13 9:30 Formal inspections/safety checks/soundness jogs 10:00 competition begins Turn-backs after last ride of the day Awards/Closing One-day rallies typically last all day, and competitors may well fall asleep on the way home!! Parent s responsibilities Rallies are for the Pony Clubbers. They gain valuable experience, knowledge and growth in responsibility by participating with the help of their team members. TEAMS MAY BE PENALIZED IF THERE IS ANY UNAUTHORIZED ASSISTANCE!! Parents can help in many other ways. Parents are responsible for ensuring that their child is well rested and fed prior to rally. Getting child and mount to rally on time is important. Snacks, lunch and drinks packed in a cooler for the competitor to keep at the team trailer is important. The rally is run by volunteers, so parents may volunteer for a variety of jobs that will allow them to watch their children in action, yet not interfere. Each team is assigned a chaperone that the children can go to for problems that the Stable Manager or Team Captain can t help with. By being a Horse Management Assistant, parents can have access to the trailer areas and can check on their kids from a distance. HMA s avoid directly interacting with their home team to avoid a conflict of interest. Other Activities PPC Camp PPC s camp is an opportunity for pony clubbers and non-pony clubbers to spend time with the friends and their ponies in s fun, relaxed, supervised environment where quality instruction is offered in a structured format. Camper tent out at the facility, and take care of their mounts themselves while they are here. For PPC, this is a major fundraiser, and all parents are asked to participate in some way, whether their child is attending or not. Donating food for meals, snack, running an unmounted lesson or craft, as well as supervising for a day or a night are all ways that parents can make this camp a success.
14 Camp is held for 3 or 4 days, after school is out for the summer. Campers begin the day around 7 am and feed their ponies and clean stalls. The day ends around 6 pm with campers feeding their ponies and bedding them down for the night, after which they have dinner and free time or a structured activity. Campers take 2 mounted lessons a day, taught by seasoned instructors as well as upper level pony clubbers. Lessons will teach flat, jumping and riding in the open. There are also unmounted lessons each day, as well as a craft activity. Local equestrians may come to teach or demonstrate a related topic, such as trailer safety, showing miniature horses, equine massage therapy, or saddle fitting. Pony clubbers can take this opportunity to practice required skills in preparation for certification testing. The last day of camp may include a fun show or mounted games. Meals are provided for the campers, with PPC parents providing and serving the food. Campers are busy every minute, and lots of progress is made in riding skills, as well as developing friendships. PPC Junior Board The Junior Board may consist of all members 18 and under. They can nominate and elect their own officers, then develop an activity to work on as a group, including fundraising. They could then plan a horsey or non-horsey activity, such as a trip to Splashtown or perhaps buy saddle pads with the PPC logo. Any interested member or parent is encouraged to contact the DC. PPC Awards Penobscot Pony Club holds an annual Holiday party each December, during which we give out achievement awards for participating members and volunteers. PPC recognizes the following achievements: Ratings: members who have rated up during the year are recognized. Membership: certificates for five, ten, and fifteen years of participation in USPC/PPC will be given Instructors Award: given by the instructors for members demonstrating the meaning of a good Pony Clubber ; for riding skills as well as participation in PPC activities. This award is a small engraved plaque. Friend of Penobscot Pony Club award: given to a parent, sponsor, or volunteer who has shown considerable effort to help PPC in its mission. This is a perpetual plaque with the name engraved, and displayed at the PPC facility. Other awards may be given as suggested by the sponsors/members. Regional Activities The Northeast Region offers several activities throughout the year:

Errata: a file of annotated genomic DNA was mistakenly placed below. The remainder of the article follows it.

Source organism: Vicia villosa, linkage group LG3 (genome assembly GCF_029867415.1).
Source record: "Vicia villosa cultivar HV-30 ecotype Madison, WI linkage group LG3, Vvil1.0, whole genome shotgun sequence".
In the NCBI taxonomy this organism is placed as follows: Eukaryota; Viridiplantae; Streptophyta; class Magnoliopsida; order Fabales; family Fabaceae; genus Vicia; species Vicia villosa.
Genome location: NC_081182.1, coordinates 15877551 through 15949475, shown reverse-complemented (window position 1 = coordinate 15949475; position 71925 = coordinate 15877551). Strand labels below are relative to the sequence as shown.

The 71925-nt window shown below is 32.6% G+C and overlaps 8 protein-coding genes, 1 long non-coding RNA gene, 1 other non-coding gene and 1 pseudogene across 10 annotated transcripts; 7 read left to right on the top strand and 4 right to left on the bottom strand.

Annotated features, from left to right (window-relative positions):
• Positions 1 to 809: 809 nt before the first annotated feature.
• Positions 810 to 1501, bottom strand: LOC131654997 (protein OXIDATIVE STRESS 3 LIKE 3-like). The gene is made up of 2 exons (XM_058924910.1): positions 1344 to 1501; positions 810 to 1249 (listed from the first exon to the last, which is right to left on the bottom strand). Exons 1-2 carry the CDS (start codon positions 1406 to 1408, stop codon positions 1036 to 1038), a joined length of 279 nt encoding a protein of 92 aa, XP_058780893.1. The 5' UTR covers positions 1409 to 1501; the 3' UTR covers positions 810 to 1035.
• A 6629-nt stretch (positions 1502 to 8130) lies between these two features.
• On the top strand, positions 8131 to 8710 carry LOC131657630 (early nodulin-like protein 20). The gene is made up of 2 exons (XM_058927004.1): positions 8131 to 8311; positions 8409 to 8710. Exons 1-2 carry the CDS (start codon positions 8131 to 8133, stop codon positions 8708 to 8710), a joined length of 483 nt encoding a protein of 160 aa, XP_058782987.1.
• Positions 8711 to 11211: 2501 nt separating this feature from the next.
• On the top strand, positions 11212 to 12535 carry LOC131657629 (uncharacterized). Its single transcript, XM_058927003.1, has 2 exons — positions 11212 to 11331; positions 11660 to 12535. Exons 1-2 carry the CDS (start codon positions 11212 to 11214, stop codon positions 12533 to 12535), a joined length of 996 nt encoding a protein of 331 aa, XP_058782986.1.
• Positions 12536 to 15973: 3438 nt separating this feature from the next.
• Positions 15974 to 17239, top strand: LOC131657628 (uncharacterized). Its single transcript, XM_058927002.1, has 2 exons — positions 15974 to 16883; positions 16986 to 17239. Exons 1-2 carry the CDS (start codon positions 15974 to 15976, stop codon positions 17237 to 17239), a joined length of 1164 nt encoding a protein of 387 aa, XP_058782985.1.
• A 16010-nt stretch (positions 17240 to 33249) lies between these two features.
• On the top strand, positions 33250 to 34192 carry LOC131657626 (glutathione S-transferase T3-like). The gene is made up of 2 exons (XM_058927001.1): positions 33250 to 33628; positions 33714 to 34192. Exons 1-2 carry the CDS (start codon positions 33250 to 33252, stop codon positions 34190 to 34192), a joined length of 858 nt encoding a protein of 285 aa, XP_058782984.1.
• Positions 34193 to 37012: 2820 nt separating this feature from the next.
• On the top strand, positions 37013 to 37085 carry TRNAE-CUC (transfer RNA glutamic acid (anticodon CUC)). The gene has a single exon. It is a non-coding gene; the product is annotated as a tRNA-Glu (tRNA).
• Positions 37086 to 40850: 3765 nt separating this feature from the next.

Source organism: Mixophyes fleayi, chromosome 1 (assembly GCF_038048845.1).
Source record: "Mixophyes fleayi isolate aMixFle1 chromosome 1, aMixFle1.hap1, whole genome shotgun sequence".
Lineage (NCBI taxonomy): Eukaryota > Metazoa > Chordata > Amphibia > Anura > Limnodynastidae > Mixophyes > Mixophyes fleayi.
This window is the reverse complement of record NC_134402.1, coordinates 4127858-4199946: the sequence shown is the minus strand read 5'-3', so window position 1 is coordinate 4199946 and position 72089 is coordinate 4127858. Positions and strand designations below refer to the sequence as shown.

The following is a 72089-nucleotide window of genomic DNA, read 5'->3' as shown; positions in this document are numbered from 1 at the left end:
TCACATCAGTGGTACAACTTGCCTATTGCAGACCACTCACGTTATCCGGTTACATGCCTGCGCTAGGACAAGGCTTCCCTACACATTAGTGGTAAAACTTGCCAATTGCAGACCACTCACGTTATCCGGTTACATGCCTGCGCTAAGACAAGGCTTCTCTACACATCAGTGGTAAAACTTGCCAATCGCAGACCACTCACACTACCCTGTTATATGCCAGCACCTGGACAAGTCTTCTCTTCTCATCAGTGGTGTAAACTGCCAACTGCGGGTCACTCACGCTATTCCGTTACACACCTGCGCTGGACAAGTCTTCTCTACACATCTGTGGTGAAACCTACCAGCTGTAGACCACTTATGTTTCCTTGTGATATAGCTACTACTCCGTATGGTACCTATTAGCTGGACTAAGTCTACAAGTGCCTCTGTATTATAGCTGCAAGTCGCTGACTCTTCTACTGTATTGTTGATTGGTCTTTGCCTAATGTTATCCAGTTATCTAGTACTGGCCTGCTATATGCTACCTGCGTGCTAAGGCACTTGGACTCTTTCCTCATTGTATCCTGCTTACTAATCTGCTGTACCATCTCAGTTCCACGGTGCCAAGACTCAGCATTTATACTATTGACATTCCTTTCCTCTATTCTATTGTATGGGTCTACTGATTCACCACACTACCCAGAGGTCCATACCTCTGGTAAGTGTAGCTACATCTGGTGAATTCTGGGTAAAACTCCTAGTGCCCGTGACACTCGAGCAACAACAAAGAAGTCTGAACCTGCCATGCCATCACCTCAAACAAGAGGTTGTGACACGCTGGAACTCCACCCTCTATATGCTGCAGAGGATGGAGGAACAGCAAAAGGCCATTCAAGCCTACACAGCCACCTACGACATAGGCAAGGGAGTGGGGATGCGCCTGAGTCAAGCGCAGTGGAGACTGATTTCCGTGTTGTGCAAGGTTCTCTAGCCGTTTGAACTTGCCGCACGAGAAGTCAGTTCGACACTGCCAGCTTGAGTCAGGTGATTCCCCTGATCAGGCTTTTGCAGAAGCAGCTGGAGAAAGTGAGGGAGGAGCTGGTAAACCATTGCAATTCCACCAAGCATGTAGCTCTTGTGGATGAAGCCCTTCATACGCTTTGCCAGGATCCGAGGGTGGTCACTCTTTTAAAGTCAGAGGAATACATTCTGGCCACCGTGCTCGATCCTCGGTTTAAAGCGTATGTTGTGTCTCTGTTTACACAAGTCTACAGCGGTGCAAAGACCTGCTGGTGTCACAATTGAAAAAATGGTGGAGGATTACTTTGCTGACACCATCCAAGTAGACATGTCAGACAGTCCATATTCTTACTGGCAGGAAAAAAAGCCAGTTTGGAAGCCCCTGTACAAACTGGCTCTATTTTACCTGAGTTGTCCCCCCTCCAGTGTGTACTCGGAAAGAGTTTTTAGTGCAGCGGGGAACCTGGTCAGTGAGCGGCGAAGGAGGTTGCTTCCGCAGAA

15 Regional Rendezvous is a fun-filled week-end held each February, and offers educational sessions on topics pertinent to pony clubbers, including hands-on activities. There are guest instructors as well as familiar faces. A banquet, regional awards and silent auction are held Saturday evening. This popular activity breaks up the winter months, and lets Pony Clubbers from all over the state see old friends and make new ones. Ready to Ride Camp is held each spring, and serves as a jump start for the upcoming competition season. This is an opportunity for pony clubbers to ride with a USPC Visiting Instructor an A or B level Pony Clubber from another area of the country. This is an overnight camp as well, and riders care for their own mounts while attending. This is another great way for members to see old friends and make new ones that they will see again in upcoming rallies and clinics. Horse Management Clinic is held in early May, and is an important clinic for all Pony Clubbers (and parents) to attend. Focusing on the Horse Management Rulebook, topics in horse care, feeding, tack and veterinary care take place with knowledgeable instructors. In conjunction with HM Clinic, a Standards and Ratings Clinic is usually held every other year, using current Pony Clubbers to demonstrate the skills necessary for each rating level, so that other interested instructors ( and parents) can see in person what a D1 rider looks like, and how that differs from a D2, D3, etc. Other clinics and educational opportunities may be offered as well. PPC Organization The PPC organization is made up of the District Commissioner, officers, all pony clubbers, parents, sponsors and volunteers. A PPC sponsor is any interested party over the age of 21 who notifies the Secretary of his/her wish to be a sponsor, and pays the sponsor fee as designated. PPC sponsors have the power to: Elect PPC officers the DC, Join DC(s), Secretary, and Treasurer, and other Board members deemed necessary. Vote on PPC issues at the Annual Meeting of Sponsors, and other sponsor meetings held throughout the year. To conform to USPC requirements, an Annual Meeting of Sponsors is held each fall. The records and minutes of this meeting are sent to USPC so that PPC can retain its USPC Member Club charter. PPC may communicate with its members and families through mail, , and phone. Facebook may be used as well, for members over 13. It is very important that the DC have accurate phone numbers